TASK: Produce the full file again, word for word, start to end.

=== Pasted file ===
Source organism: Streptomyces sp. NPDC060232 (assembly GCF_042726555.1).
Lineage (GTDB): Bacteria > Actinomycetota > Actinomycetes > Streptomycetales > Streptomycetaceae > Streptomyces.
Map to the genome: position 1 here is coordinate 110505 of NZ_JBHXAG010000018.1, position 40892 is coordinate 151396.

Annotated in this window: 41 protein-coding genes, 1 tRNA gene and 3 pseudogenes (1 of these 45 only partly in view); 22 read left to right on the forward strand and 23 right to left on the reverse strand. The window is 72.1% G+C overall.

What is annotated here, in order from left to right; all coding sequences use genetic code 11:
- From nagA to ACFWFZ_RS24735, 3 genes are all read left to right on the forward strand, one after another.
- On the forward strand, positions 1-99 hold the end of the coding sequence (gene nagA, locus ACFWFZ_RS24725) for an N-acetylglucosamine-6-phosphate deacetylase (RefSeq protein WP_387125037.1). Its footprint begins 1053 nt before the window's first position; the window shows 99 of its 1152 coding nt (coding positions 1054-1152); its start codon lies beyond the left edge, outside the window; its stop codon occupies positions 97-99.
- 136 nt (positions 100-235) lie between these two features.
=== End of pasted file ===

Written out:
Source organism: Streptomyces sp. NPDC060232 (assembly GCF_042726555.1).
Lineage (GTDB): Bacteria > Actinomycetota > Actinomycetes > Streptomycetales > Streptomycetaceae > Streptomyces.
Map to the genome: position 1 here is coordinate 110505 of NZ_JBHXAG010000018.1, position 40892 is coordinate 151396.

Annotated in this window: 41 protein-coding genes, 1 tRNA gene and 3 pseudogenes (1 of these 45 only partly in view); 22 read left to right on the forward strand and 23 right to left on the reverse strand. The window is 72.1% G+C overall.

What is annotated here, in order from left to right; all coding sequences use genetic code 11:
- From nagA to ACFWFZ_RS24735, 3 genes are all read left to right on the forward strand, one after another.
- On the forward strand, positions 1-99 hold the end of the coding sequence (gene nagA, locus ACFWFZ_RS24725) for an N-acetylglucosamine-6-phosphate deacetylase (RefSeq protein WP_387125037.1). Its footprint begins 1053 nt before the window's first position; the window shows 99 of its 1152 coding nt (coding positions 1054-1152); its start codon lies beyond the left edge, outside the window; its stop codon occupies positions 97-99.
- 136 nt (positions 100-235) lie between these two features.